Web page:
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Producer says decision to kill off character was made before accusation

Marc Cherry, creator of 'Desperate Housewives,' testifies that his decision to kill off the character Edie Britt was made months before the actress who portrayed her, Nicollette Sheridan, accused him of striking her during a 2008 rehearsal.

March 06, 2012|By Harriet Ryan, Los Angeles Times

The creator of "Desperate Housewives" testified Monday that his decision to kill off the character Edie Britt was made months before the actress who portrayed her accused him of battery.

Marc Cherry told jurors in a wrongful-termination suit brought by actress Nicollette Sheridan that he plotted the promiscuous Wisteria Lane real estate agent's demise to "shake things up" creatively on the ABC show and not as retribution.

But, in a daylong turn on the witness stand, Cherry acknowledged that eliminating Edie had the added benefit of ridding the show's budget of Sheridan's $4-million salary and him of what he described as a disruptive and unprofessional presence on the set.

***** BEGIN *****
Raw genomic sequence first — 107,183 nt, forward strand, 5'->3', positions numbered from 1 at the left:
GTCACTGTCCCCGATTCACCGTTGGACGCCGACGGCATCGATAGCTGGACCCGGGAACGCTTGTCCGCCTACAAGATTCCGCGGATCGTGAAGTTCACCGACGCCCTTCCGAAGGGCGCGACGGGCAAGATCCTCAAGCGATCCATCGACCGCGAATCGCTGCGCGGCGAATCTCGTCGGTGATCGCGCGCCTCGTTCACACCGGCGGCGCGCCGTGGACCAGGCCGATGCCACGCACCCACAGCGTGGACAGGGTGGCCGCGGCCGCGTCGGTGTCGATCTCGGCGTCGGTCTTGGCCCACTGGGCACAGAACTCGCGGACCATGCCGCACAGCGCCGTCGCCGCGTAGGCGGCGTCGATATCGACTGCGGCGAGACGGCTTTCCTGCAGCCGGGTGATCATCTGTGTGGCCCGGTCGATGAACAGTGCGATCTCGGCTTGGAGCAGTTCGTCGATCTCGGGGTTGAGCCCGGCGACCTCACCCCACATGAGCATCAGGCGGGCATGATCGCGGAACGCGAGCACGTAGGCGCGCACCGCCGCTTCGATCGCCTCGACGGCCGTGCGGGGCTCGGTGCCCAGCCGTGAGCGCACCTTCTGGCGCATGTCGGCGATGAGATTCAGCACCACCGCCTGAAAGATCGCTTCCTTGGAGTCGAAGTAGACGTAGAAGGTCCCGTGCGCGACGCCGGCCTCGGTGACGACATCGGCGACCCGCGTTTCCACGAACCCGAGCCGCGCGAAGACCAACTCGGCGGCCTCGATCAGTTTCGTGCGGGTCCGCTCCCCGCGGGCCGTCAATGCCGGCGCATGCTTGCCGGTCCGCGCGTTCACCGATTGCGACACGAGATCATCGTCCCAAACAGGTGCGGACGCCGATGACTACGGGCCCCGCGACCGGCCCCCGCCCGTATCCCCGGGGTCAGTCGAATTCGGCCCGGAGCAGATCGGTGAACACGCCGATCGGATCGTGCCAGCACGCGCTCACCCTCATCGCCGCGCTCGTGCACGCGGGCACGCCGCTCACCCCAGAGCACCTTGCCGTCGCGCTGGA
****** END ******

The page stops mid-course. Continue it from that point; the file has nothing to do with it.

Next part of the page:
"It wasn't the primary reason for my decision, but it was something I was aware of," Cherry said under questioning by an attorney for Sheridan.

He is expected to elaborate on his problems with Sheridan when questioned by his own lawyer Tuesday, but Sheridan's attorney, Mark Boute, summarized deposition testimony in which Cherry said the actress arrived late for work, forgot lines, was "nasty" to a prop master and criticized scripts and co-workers.

Asked about the reaction of costars Eva Longoria and Felicity Huffman to news that Sheridan's character was destined for a fatal electrocution, Cherry said: "They were relieved."

Sheridan previously testified that Cherry smacked her "hard" in the temple during a 2008 rehearsal after she repeatedly complained about the removal of a funny line. Cherry insisted he only tapped her lightly as part of a stage direction.

"Did you ask permission?" Boute asked him.

"Permission was understood," Cherry replied.

"Yes or no?" the lawyer pressed.

"I didn't need to. Permission was understood," Cherry said.

He agreed that Sheridan was stunned and upset, and that he quickly apologized and told her he felt awful about it.

"How long did you feel awful about it?" Boute asked.

"Well," Cherry said, looking pointedly around the packed courtroom, "going on about three and a half years now."

harriet.ryan@latimes.com

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